ResearchPad - original-research-report https://www.researchpad.co Default RSS Feed en-us © 2020 Newgen KnowledgeWorks <![CDATA[Interaction of MOPS buffer with glass–ceramic scaffold: Effect of (PO<sub>4</sub>)<sup>3−</sup> ions in SBF on kinetics and morphology of formatted hydroxyapatite]]> https://www.researchpad.co/article/elastic_article_8265 The international standard ISO 23317:2014 for the in vitro testing of inorganic biomaterials in simulated body fluid (SBF) uses TRIS buffer to maintain neutral pH. In our previous papers, we investigated the interaction of a glass–ceramic scaffold with TRIS and HEPES buffers. Both of them speeded up glass–ceramic dissolution and hydroxyapatite (HAp) precipitation, thereby demonstrating their unsuitability for the in vitro testing of highly reactive biomaterials. In this article, we tested MOPS buffer (3‐[N‐morpholino] propanesulfonic acid), another amino acid from the group of “Goods buffers”. A highly reactive glass–ceramic scaffold (derived from Bioglass®) was exposed to SBF under static–dynamic conditions for 13/15 days. The kinetics and morphology of the newly precipitated HAp were studied using two different concentrations of (PO4)3− ions in SBF. The pH value and the SiIV, Ca2+, and (PO4)3− concentrations in the SBF leachate samples were measured every day (AAS, spectrophotometry). The glass–ceramic scaffold was monitored by SEM/EDS, XRD, WD‐XRF, and BET before and after 1, 3, 7, 11, and 13/15 days of exposure. As in the case of TRIS and HEPES, the preferential dissolution of the glass–ceramic crystalline phase (Combeite) was observed, but less intensively. The lower concentration of (PO4)3− ions slowed down the kinetics of HAp precipitation, thereby causing the disintegration of the scaffold structure. This phenomenon shows that the HAp phase was predominately generated by the presence of (PO4)3− ions in the SBF, not in the glass–ceramic material. Irrespective of this, MOPS buffer is not suitable for the maintenance of pH in SBF.

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<![CDATA[Porous titanium fiber mesh with tailored elasticity and its effect on stromal cells]]> https://www.researchpad.co/article/elastic_article_7113 Porous titanium fiber mesh (TFM) is considered a suitable scaffold material for bone reconstruction. Also, TFM can be used to cover the surface of bone‐anchored devices, that is, orthopedic or dental implants. The titanium fiber size has an effect of the stiffness as well as porosity of the titanium mesh, which can influence the behavior of bone forming cells. Therefore, the aim of this study was to vary TFM composition, in order to achieve different stiffness, and to assess the effects of such variation on the behavior of bone marrow‐derived stromal cells (BMSCs). With that purpose, nine types of TFM (porosities 60–87%; fiber size 22–50 μm), were examined for their mechanical properties as well as their effect on the proliferation and differentiation of rat bone marrow‐derived stromal cells (rBMSCs) up to 21 days. Dynamic mechanical analysis revealed that the stiffness of TFM were lower than of solid titanium and decreased with larger fiber sizes. The stiffness could effectively be tailored by altering fiber properties, which altered the pore simultaneously. For the 22 and 35 μm size fiber meshes with the highest porosity, the stiffness closely matched the value found in literature for cortical bone. Finally, all tested TFM types supported the growth and differentiation of rBMSCs. We concluded that TFM material has been proven cytocompatible. Further preclinical studies are needed to assess which TFM type is most suitable as clinical use for bone ingrowth and bone regeneration.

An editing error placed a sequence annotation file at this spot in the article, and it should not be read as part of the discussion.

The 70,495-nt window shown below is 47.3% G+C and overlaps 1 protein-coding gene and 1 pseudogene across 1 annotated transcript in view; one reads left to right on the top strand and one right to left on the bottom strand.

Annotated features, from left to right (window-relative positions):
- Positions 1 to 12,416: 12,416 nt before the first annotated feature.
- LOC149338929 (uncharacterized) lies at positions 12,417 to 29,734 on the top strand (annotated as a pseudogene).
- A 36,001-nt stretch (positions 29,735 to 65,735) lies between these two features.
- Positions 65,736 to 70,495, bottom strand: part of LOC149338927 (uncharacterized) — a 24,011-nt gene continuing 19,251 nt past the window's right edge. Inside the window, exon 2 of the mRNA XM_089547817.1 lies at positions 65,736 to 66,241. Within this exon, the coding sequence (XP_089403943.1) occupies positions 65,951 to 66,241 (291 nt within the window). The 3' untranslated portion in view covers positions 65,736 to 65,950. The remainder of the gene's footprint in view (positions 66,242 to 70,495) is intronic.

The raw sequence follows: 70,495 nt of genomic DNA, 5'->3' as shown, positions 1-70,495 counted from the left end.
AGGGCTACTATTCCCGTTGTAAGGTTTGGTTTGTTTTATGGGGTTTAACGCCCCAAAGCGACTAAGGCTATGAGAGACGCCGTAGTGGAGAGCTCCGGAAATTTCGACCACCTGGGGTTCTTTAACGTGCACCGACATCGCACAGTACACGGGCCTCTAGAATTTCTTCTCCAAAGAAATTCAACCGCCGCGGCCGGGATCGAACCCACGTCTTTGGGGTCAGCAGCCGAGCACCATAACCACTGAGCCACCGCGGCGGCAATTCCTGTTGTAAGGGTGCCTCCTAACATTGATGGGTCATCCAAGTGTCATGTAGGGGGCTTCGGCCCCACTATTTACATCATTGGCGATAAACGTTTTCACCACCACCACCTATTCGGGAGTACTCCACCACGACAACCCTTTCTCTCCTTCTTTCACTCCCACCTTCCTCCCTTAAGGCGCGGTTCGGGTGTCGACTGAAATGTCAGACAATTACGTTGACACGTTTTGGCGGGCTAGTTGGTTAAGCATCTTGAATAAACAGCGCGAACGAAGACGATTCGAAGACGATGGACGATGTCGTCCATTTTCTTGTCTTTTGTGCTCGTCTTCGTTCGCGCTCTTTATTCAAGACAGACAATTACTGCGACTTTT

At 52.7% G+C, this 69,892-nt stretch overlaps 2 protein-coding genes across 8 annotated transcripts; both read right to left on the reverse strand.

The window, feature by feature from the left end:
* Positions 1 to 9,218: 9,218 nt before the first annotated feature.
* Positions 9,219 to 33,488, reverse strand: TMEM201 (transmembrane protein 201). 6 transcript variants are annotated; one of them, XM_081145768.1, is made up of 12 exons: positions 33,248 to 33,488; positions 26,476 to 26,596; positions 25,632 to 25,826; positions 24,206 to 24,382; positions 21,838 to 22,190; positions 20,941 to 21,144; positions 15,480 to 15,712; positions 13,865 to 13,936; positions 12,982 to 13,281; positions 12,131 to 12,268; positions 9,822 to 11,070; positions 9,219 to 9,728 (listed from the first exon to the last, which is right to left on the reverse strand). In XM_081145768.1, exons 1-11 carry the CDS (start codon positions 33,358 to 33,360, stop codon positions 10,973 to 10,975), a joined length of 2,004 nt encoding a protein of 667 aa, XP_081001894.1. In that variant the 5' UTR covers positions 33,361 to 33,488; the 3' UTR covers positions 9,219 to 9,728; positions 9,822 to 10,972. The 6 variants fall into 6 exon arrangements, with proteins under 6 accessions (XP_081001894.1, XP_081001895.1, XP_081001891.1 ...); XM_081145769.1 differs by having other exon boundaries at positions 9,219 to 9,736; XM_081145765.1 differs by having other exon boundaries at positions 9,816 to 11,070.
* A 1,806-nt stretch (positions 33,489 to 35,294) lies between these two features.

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<![CDATA[Investigation of multiphasic 3D‐bioplotted scaffolds for site‐specific chondrogenic and osteogenic differentiation of human adipose‐derived stem cells for osteochondral tissue engineering applications]]> https://www.researchpad.co/article/elastic_article_6993 Osteoarthritis is a degenerative joint disease that limits mobility of the affected joint due to the degradation of articular cartilage and subchondral bone. The limited regenerative capacity of cartilage presents significant challenges when attempting to repair or reverse the effects of cartilage degradation. Tissue engineered medical products are a promising alternative to treat osteochondral degeneration due to their potential to integrate into the patient's existing tissue. The goal of this study was to create a scaffold that would induce site‐specific osteogenic and chondrogenic differentiation of human adipose‐derived stem cells (hASC) to generate a full osteochondral implant. Scaffolds were fabricated using 3D‐bioplotting of biodegradable polycraprolactone (PCL) with either β‐tricalcium phosphate (TCP) or decellularized bovine cartilage extracellular matrix (dECM) to drive site‐specific hASC osteogenesis and chondrogenesis, respectively. PCL‐dECM scaffolds demonstrated elevated matrix deposition and organization in scaffolds seeded with hASC as well as a reduction in collagen I gene expression. 3D‐bioplotted PCL scaffolds with 20% TCP demonstrated elevated calcium deposition, endogenous alkaline phosphatase activity, and osteopontin gene expression. Osteochondral scaffolds comprised of hASC‐seeded 3D‐bioplotted PCL‐TCP, electrospun PCL, and 3D‐bioplotted PCL‐dECM phases were evaluated and demonstrated site‐specific osteochondral tissue characteristics. This technique holds great promise as cartilage morbidity is minimized since autologous cartilage harvest is not required, tissue rejection is minimized via use of an abundant and accessible source of autologous stem cells, and biofabrication techniques allow for a precise, customizable methodology to rapidly produce the scaffold.